Porsche Motorsports at Weissach, known in German as 'die Porsche Rennabteilung Weissach' is where racing legends were and are still born. Mention the town name of Weissach to any petrolhead and they come alive with the excitement of innovative motorsport ideas.
For any Porsche enthusiast, the word "Weissach" carries a special cachet. To most admirers of the brand from Zuffenhausen, it means a mythical research centre where access is limited, a cross between Aladdin's cave and a sorcerer's castle, a place where magic happens.
In fact, this description is pretty close to reality. 7500 people work in a small, wooded village, just 25 kilometres from the main Porsche site at Zuffenhausen. The facility where so many incredible cars were designed, built and tested, is flanked on one side by the legendary Weissach test track. On the opposite side of the test circuit the Motorsport facility is located, technically in the village of Flacht. Everything is hidden behind rows of trees, keeping the curious away. The official name of the establishment, "Entwicklungszentrum Weissach", sounds very German, very precise.
pic copyright @Porsche
The technology transfer is obvious between the two research and development units, as every Porsche sports car model ends up engaged in some sort of competition. The reason Porsche makes the transition from road cars to race cars look so simple is because everything is developed with a high degree of excellence. Each constituent part of a new car is thoroughly tested, and made to fit the rest of the complex machine very much like a tiny moving cog in a watch mechanism. No other car company displays such an ethos, and the flame is kept alive at Weissach, the temple of the rear-engined sports car.
The way Porsche has always worked comes through in an anecdote about Professor Helmuth Bott, who for many years ran the R&D unit at Weissach, contributing to much of the Porsche engineering legend. After a long gestation period, the 959, the most complex sports car of the era, was to be signed off for production. Many customers had already parted with their money, and the car had to be perfect. The tall, imposing Bott took a development car for a validation drive, alone. When he had been gone for several hours, his team of engineers started to get anxious: what if the car broke down? What if something went very wrong?
Helmuth Bott in the development 959
They were trembling with fear when Bott finally appeared, coming through the gate in a completely dirty car. He got out, slammed the door shut, and looked at the engineering team in total silence. The only sound extant was the ticking of the cooling engine, with its innovative sequential turbochargers. The only smell, the acrid aroma of abused brake pads. "It floats at 200 kph!", declared the boss. The engineers just stood there, stunned. All the hard work, weeks in the wind tunnel, thousands of hours on the test track and on public roads, and all for nothing. Several may have been contemplating handing in their notice. "...on gravel", added Bott and stormed off to his office, a smirk on his face.
The 959 at Paris-Dakar 1985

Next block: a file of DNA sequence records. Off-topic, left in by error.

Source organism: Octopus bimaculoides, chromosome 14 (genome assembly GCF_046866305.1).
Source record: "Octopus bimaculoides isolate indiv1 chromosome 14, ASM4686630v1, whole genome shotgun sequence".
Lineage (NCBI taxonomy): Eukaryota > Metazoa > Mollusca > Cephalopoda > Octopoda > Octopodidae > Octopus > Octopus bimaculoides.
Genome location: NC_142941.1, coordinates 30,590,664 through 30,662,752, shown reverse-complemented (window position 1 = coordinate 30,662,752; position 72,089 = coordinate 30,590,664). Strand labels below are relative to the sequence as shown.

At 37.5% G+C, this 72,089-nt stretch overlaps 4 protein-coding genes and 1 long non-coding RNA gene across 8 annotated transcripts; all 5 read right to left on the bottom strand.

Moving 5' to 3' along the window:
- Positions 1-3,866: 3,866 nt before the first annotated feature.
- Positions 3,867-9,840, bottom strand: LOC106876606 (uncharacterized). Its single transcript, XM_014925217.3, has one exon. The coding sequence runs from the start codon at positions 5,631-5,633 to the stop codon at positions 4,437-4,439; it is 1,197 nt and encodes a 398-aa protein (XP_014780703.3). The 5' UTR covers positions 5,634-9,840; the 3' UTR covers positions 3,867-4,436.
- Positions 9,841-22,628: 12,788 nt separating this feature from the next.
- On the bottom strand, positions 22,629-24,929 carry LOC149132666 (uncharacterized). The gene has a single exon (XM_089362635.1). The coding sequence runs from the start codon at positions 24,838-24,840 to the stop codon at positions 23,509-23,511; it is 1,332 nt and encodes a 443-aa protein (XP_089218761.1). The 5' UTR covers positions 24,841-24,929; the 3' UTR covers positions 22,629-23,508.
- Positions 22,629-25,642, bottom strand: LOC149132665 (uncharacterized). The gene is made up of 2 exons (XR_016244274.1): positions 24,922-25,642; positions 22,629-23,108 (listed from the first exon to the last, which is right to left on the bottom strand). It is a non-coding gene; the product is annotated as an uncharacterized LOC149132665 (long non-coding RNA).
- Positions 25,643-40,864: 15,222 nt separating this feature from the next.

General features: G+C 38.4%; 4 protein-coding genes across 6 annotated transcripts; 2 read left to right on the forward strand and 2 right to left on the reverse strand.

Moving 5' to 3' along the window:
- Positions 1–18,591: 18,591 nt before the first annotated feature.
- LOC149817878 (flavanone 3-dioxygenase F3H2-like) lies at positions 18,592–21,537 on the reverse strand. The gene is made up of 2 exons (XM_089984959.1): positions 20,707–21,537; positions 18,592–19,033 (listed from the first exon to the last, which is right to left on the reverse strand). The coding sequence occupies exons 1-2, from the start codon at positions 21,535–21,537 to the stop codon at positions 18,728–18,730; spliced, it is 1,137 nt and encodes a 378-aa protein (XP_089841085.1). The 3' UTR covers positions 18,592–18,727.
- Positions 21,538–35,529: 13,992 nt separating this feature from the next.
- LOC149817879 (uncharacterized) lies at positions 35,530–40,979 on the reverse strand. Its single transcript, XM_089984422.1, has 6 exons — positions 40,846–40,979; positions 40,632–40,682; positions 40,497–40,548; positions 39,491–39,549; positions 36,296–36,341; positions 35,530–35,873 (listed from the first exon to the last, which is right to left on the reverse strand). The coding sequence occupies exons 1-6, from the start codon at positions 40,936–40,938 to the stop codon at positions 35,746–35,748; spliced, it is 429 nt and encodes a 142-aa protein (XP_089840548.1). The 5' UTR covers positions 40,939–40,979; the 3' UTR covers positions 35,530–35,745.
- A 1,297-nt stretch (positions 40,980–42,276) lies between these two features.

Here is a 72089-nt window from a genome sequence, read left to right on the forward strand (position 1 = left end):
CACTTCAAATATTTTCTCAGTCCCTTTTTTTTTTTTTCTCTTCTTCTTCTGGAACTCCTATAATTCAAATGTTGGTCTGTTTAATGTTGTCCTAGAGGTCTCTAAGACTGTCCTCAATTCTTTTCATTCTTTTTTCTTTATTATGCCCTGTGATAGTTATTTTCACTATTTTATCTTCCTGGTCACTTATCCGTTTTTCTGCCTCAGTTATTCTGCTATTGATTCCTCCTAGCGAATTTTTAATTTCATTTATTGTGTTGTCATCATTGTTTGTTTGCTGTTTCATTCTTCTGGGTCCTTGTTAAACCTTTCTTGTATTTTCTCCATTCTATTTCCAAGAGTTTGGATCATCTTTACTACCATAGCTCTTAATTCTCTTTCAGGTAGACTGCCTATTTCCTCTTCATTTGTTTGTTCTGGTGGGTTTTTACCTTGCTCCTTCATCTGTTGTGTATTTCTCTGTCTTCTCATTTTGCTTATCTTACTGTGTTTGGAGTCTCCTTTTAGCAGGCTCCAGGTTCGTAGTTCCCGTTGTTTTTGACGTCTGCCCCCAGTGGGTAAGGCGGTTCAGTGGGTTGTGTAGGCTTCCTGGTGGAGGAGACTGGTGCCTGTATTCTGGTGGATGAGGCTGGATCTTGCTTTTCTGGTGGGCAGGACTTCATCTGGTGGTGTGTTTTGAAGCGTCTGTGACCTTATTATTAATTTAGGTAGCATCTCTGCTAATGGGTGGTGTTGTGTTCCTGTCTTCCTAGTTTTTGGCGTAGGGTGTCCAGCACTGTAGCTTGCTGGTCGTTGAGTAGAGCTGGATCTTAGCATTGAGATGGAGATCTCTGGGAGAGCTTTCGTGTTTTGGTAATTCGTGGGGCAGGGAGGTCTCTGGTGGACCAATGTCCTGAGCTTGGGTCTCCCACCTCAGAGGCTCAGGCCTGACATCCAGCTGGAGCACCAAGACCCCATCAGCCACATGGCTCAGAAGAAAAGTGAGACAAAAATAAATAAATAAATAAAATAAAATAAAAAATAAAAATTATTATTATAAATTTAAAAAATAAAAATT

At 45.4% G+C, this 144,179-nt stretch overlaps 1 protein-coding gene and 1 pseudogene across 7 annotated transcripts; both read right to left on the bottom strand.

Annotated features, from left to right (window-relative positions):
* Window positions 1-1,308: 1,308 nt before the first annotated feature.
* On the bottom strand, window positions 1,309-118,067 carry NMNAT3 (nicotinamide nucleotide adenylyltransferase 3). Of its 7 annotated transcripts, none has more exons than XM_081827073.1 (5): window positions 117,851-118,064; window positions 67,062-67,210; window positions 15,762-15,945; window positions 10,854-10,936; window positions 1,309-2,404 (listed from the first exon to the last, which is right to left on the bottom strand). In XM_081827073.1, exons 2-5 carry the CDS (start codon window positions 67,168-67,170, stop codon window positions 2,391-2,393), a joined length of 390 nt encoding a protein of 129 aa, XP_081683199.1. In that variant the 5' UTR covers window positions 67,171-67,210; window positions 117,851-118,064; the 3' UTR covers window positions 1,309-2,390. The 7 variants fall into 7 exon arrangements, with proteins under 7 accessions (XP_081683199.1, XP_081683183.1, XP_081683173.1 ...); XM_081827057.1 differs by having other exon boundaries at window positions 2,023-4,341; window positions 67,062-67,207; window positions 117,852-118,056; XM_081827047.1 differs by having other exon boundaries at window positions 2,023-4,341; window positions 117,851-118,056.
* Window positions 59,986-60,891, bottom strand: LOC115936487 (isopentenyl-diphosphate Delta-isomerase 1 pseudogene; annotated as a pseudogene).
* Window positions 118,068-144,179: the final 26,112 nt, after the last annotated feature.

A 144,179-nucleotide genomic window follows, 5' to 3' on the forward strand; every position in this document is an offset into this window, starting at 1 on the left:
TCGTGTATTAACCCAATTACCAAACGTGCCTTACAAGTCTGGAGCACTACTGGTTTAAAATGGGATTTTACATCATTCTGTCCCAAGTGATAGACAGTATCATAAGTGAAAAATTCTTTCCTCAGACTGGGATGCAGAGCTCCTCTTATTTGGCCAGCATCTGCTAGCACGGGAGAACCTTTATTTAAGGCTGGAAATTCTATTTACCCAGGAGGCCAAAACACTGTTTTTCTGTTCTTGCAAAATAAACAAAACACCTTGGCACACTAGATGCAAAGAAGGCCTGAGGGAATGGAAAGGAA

The car was, and is, fantastic, a tool able to recalibrate one's brain, a tool which grows sharper as the driver's skills improve. It was so good it won the Paris-Dakar Rally, and even the 959 carrying spares and tools ended up on the podium. It went to Le Mans as the 961, and it won its class. Granted, it did not make the company any money, but it moved the goalposts and showed to the world that the Weissach engineering spirit had no equal. It also became the foundation for future innovation in Porsche road and racing cars.
pic copyright Porsche
The Weissach test drivers do not race, but if they did, they would surprise many professional racing heroes, so high is their skill level. We know one of them who specialises in tyre testing, and who has done thousands of laps of the Nordschleife: trying to follow him at the same turn of speed is an exercise in humility. He and his colleagues honed their skills on the local test circuit, inside Weissach.
The track is a loop with a junction which makes it possible to choose a tighter handling section, or a very fast banked part where 200 kph in a G-series Cabriolet fells sublime. It is not a racing circuit, so there is not much of a safety margin, and obviously no coloured run-off areas like at Paul Ricard. Threading a pristine 993 Turbo, the last air-cooled turbo to be made in Zuffenhausen, through the corners, feeling it slide ever so slightly with all four wheels, can only be described as a gateway to Porsche heaven. Porsche cars come alive here, as this is their breeding ground.
For Weissach engineers there is no such thing as a task "performed too well". They provide outstanding consulting work for a number of other car companies, solving problems with which those companies struggle. Weissach has helped many car makers create great production cars, it created a police motorbike and an airplane engine, and continues to help clients who value the fantastic depth of skill and experience which has its home at the Weissach facility. "Weissach" stands for unparallelled engineering talent, a giant store of theoretical and practical knowledge, a unique problem-solving approach and a gift for lateral thinking. Very much like... Omologato itself.
Ryan Champion at the East African Classic Rally 2017 and the Omologato 911
Diameter: 42.0mm width - 11mm height
Material: Stainless steel with robust IP plating
Dial Colour: Glossed Dial
Movement: Japanese Quartz Chronograph
Water Resistance: 10ATM
Glass : Flat mineral glass
Weissach® is a registered trademark of Omologato Ltd for Class 14